UA Players React to Altman

Patrick Beverley - who says he plans to stay a Razorback - and other current UA players react to the hiring of Dana Altman.

FAYETTEVILLE — When told that Dana Altman was going to be his new coach, Arkansas forward Sonny Weems had a rather simple reaction.

"I was like, ‘Man, who is this dude?'" Weems said.v That was a common response from Arkansas' players when they heard the news Monday, ending what had been a week of uncertainty.

While power forward Darian Townes had seen Creighton University play a few times on TV, that doesn't mean he knew of Altman.

"Honestly, I didn't know his name," Townes said. Arkansas' players met with Altman only a few minutes before the coach was formally introduced at a news conference Monday afternoon in Bud Walton Arena.

The players sat in the front row and listened, as Altman talked about wanting to implement an up-tempo style of offense that gives his guards the freedom to take 3-pointers, drive to the basket and press opposing teams.

"As a point guard that pushes the basketball, that's the type of style of play that we love to play," point guard Gary Ervin said. "We kind of played some of that way throughout the season, but to have that for 40 minutes, to play up and down, I think that's something that's going to fit us real well."

Not every player, however, was overjoyed with the hire of Altman as the successor to Stan Heath, who was fired last week after five seasons with the Razorbacks.

Guard Stefan Welsh admitted that he was a "little iffy" about Altman. The sophomore-to-be wanted to meet with Altman to see how the coach planned to use Welsh next season.

Meanwhile, guard Patrick Beverley also had reservations about the former Creighton coach. But that changed after Beverley and his mother sat down with Altman following Monday night's news conference.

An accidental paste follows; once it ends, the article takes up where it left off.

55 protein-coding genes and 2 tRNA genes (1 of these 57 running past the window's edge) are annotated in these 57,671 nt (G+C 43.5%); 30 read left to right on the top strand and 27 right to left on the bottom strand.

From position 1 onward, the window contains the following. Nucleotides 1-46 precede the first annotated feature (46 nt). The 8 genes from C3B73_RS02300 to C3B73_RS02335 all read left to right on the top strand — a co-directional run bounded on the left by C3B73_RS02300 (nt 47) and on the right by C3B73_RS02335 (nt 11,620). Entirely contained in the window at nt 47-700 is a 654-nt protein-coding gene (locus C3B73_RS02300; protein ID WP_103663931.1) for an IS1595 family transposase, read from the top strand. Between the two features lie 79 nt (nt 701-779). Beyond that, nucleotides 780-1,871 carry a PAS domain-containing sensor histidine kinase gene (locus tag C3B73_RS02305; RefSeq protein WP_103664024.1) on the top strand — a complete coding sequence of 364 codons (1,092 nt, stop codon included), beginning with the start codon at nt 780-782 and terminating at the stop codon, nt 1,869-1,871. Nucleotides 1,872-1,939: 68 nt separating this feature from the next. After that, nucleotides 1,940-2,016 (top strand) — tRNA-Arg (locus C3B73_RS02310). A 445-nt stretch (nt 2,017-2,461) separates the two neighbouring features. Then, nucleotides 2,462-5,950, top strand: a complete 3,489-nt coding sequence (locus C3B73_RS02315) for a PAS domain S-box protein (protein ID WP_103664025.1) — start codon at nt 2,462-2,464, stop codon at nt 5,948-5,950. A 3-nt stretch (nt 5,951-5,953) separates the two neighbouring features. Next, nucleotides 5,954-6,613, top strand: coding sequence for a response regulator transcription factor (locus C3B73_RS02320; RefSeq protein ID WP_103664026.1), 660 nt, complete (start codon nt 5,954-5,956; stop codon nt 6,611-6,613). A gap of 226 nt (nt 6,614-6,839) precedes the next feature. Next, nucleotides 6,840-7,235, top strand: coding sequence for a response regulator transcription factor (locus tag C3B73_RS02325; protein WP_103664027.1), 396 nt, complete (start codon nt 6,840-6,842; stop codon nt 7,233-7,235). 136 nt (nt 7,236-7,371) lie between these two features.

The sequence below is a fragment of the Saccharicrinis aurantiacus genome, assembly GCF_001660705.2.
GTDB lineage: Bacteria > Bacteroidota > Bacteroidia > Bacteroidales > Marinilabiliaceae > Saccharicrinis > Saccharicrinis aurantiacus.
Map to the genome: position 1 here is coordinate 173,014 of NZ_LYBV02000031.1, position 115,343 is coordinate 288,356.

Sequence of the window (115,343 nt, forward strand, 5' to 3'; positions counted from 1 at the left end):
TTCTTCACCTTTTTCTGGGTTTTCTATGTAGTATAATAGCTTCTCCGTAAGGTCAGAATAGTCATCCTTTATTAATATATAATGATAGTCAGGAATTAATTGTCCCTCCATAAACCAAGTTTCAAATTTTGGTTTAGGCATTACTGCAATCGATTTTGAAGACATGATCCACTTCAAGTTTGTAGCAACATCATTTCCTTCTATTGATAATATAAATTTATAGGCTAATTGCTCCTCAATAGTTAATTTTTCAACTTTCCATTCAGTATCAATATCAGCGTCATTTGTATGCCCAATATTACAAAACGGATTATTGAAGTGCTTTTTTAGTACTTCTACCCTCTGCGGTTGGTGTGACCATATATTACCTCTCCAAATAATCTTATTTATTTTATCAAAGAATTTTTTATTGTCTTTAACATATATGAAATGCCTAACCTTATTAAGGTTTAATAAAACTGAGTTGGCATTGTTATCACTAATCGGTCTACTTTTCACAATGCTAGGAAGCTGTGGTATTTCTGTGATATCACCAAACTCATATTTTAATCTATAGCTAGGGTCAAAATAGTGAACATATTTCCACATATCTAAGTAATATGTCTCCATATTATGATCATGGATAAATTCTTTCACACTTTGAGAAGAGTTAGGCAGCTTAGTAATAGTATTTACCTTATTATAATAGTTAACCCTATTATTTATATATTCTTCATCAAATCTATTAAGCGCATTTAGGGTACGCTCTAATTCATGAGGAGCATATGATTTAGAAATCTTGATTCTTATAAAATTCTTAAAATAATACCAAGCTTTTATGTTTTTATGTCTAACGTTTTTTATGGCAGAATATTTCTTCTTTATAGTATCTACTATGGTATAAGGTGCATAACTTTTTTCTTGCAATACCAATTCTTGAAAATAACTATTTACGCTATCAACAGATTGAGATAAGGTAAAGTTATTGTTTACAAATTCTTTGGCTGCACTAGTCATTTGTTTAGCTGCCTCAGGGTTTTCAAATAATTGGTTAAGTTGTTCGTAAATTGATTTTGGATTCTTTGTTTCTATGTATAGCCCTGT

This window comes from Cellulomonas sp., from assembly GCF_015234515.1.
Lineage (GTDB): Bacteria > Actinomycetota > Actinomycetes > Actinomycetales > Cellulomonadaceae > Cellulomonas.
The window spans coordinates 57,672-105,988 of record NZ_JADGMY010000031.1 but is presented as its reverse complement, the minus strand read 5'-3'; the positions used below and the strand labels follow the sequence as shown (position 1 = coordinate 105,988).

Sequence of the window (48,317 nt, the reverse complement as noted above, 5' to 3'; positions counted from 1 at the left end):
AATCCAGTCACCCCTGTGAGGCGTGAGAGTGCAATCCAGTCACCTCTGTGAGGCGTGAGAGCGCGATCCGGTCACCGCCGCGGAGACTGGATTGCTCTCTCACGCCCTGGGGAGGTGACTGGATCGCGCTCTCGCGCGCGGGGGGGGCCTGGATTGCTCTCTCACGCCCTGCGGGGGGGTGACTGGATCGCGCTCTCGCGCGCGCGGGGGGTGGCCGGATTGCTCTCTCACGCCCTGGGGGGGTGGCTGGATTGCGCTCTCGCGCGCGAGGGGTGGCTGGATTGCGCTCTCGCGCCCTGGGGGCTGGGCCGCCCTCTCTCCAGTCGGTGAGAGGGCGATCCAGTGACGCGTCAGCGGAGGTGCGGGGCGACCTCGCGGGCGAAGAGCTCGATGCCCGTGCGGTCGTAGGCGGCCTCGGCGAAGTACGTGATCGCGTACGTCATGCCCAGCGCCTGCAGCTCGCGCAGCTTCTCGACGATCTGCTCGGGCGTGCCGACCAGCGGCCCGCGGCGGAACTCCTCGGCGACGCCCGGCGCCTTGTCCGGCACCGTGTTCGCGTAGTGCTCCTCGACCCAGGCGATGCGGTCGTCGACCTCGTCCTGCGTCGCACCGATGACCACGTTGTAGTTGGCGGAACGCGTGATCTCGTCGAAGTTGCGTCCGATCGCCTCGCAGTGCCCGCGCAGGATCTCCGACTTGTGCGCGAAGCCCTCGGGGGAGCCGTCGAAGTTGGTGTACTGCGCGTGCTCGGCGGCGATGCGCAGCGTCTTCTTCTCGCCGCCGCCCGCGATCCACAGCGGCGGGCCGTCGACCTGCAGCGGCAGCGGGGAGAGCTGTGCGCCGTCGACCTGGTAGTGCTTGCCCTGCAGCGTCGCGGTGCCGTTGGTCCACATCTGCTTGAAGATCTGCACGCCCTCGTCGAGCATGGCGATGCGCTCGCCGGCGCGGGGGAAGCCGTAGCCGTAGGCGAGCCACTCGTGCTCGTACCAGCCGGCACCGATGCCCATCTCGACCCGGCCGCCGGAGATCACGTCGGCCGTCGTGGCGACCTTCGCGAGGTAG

"We had a long talk with him, and I really like what he has to offer," Beverley said. "I really think he is a good, genuine type of guy, and I am excited to play for him in this type of offense that he provides."

Beverley said last week that he would wait before he made any decision about his future. He wanted to find a coach who could be like a father figure to him.

But after meeting with Altman, Beverley shot down any notion that he would be looking for another school to transfer to.

"The million dollar question that everybody wants to know is Patrick Beverley coming back?" Beverley said. "The answer to that is, ‘Yes.'

"My mother and I talked about it last night. When I signed to play at Arkansas, I didn't sign to play for a particular coach. I signed to play here at Arkansas. That was the biggest thing for me."

Townes, who famously clashed with Heath during a game in January, said he also plans to remain with the Razorbacks. "I'm not going anywhere," Townes said. "A lot of people have asked if I'm going to leave or not, but I'm staying."

Altman doesn't have the same name recognition as Texas A&M's Billy Gillispie or Kansas' Bill Self, who were considered candidates before turning down the Arkansas job late last week.

But after a week of not knowing who their next coach would be, Altman's hire gave Arkansas' players some much-needed peace of mind.

"I think it's kind of a relief finally knowing who your head man is going to be," Weems said. "At first, everybody was like, ‘Man, we don't know who we're going to get because they throw a lot of coaches in (the discussion) — Gillispie and Self and all those (other candidates).

"They turned it down, so we thought we weren't going to get a coach for about a month."

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